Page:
A new technique that delivers gene-specific instructions inside the body can prevent — and even fully reverse — multiple sclerosis in mouse models.
The breakthrough animal study, which may hold significant implications for humans, employs a novel form of gene therapy to reinforce the protective barrier of nerve cells in the brain and spinal cord and limit or reverse destruction of the barrier, which is known as the myelin sheath.
In cases of multiple sclerosis, a degenerative condition that affects some 2.3 million people worldwide, the body’s T cells destroy the myelin sheath, exposing nerve cells to prolonged and irreversible damage. Common symptoms of multiple sclerosis include cognitive problems, muscle weakness, problems with coordination and balance and even paralysis.
But the targeted approach, combining cutting-edge gene therapy with a currently available medication, resulted in a “near-complete remission” among animals studied, according to the researchers.
“Using a clinically tested gene therapy platform, we are able to induce very specific regulatory cells that target the self-reactive cells that are responsible for causing disease,” said senior study author Brad Hoffman, an assistant professor in the departments of pediatrics and neuroscience at the University of Florida College of Medicine.
“In contrast, most current therapies for autoimmune diseases such as multiple sclerosis are based on general immune suppression, which has various side effects or complications,” said Hoffman.
Instead of a generalized approach to immune suppression, the new technique uses a virus to deliver a specific gene to the animals’ livers. That gene acts to build up a durable myelin sheath that can withstand the body’s attack via T cells and thereby render the autoimmune disorder something of a negligible condition.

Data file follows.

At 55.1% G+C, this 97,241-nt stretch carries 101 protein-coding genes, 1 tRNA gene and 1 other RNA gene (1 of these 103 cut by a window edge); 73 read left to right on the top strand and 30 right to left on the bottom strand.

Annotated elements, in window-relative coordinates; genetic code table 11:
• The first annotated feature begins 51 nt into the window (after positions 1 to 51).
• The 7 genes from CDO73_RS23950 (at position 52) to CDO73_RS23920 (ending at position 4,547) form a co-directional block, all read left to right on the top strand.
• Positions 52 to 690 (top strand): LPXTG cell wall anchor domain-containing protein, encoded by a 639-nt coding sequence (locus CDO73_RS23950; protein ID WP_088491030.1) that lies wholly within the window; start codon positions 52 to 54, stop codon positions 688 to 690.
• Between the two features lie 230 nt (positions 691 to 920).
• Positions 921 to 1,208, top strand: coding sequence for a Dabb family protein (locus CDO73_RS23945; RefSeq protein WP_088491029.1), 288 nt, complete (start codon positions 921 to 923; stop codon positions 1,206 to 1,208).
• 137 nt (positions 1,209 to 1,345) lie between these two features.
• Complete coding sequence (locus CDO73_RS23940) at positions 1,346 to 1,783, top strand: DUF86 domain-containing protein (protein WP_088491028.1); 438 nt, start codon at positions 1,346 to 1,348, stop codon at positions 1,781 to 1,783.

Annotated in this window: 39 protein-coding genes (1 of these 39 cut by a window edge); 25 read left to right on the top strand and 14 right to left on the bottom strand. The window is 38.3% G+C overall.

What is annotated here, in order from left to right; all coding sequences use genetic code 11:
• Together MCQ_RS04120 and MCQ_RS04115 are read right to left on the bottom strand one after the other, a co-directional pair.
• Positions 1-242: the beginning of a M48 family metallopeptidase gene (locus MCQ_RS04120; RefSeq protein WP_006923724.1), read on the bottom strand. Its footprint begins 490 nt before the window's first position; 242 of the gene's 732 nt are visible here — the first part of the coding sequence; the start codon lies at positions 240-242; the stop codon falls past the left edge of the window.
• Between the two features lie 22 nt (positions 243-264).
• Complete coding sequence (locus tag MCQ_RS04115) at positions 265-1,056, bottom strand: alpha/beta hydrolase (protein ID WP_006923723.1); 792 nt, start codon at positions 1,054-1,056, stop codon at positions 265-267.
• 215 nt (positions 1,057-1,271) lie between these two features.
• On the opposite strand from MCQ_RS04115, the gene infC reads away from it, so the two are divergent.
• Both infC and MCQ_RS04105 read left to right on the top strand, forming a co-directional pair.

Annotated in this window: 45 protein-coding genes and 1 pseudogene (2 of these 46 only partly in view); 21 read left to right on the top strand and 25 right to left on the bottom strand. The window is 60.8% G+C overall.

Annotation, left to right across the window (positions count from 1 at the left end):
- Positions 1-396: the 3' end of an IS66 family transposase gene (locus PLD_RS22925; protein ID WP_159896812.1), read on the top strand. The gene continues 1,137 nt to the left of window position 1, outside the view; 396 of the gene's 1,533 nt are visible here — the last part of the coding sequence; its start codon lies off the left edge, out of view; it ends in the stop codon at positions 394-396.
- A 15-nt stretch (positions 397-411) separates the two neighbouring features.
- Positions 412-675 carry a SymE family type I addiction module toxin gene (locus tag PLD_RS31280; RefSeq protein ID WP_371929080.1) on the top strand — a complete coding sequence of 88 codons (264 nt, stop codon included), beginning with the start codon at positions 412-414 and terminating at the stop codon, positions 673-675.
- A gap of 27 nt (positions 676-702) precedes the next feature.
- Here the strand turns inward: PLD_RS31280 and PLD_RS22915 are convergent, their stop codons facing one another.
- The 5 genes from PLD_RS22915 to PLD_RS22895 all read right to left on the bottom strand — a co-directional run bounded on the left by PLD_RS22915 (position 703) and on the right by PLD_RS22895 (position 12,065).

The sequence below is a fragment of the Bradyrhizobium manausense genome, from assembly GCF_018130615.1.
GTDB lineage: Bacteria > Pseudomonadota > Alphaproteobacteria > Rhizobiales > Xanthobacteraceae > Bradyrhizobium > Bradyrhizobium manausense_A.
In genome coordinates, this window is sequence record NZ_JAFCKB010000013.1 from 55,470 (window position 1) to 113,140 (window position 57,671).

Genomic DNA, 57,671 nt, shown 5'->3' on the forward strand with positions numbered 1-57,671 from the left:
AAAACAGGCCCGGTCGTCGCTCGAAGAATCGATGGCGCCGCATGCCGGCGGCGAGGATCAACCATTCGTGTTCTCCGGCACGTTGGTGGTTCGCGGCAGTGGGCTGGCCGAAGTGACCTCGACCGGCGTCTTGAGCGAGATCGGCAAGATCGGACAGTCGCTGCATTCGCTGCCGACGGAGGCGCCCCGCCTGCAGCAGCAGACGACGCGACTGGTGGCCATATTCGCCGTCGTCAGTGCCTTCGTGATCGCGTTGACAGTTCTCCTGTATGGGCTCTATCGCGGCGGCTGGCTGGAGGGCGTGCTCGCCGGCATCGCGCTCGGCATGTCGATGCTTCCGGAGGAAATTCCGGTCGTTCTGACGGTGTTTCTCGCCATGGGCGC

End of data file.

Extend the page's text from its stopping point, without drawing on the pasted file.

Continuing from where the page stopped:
The virus the research team tapped into is an adeno-associated virus (AAV) vector, which delivered the myelin-boosting genes directly to the animals’ livers. The researchers report that the direct-to-liver application caused regular T cells to go into overdrive, suppressing the harmful T cells that are associated with the condition.
“Traditional AAV gene therapy has been focused on delivering a transgene that produces a therapeutic protein,” Hoffman says. “Here we use the platform purposely to induce specific regulatory cells in order to restore immune tolerance and reverse an autoimmune disease,” said Hoffman.
Among the animals studied, up to 80 percent of them went into virtually complete remission of the condition even after experiencing paralysis in their hind limbs. The new approach, which will require further testing in animal studies before it can move to human trials, has the researchers optimistic that a new-line therapy is on the horizon.
“Our results are very promising. We have demonstrated that stable immune tolerance can be re-established and that active disease can be stopped and clinical symptoms reversed using our gene immunotherapy, especially during early onset of disease,” Hoffman says. “Even though these studies were performed in a less complex mouse model, the data suggest this may be a potential therapy in humans with additional optimization.”
Ultimately, the potential benefits behind the gene therapy are substantial.
“If we can provide long-term remission for people and a long-term quality of life, that is a very promising outcome,” said Hoffman.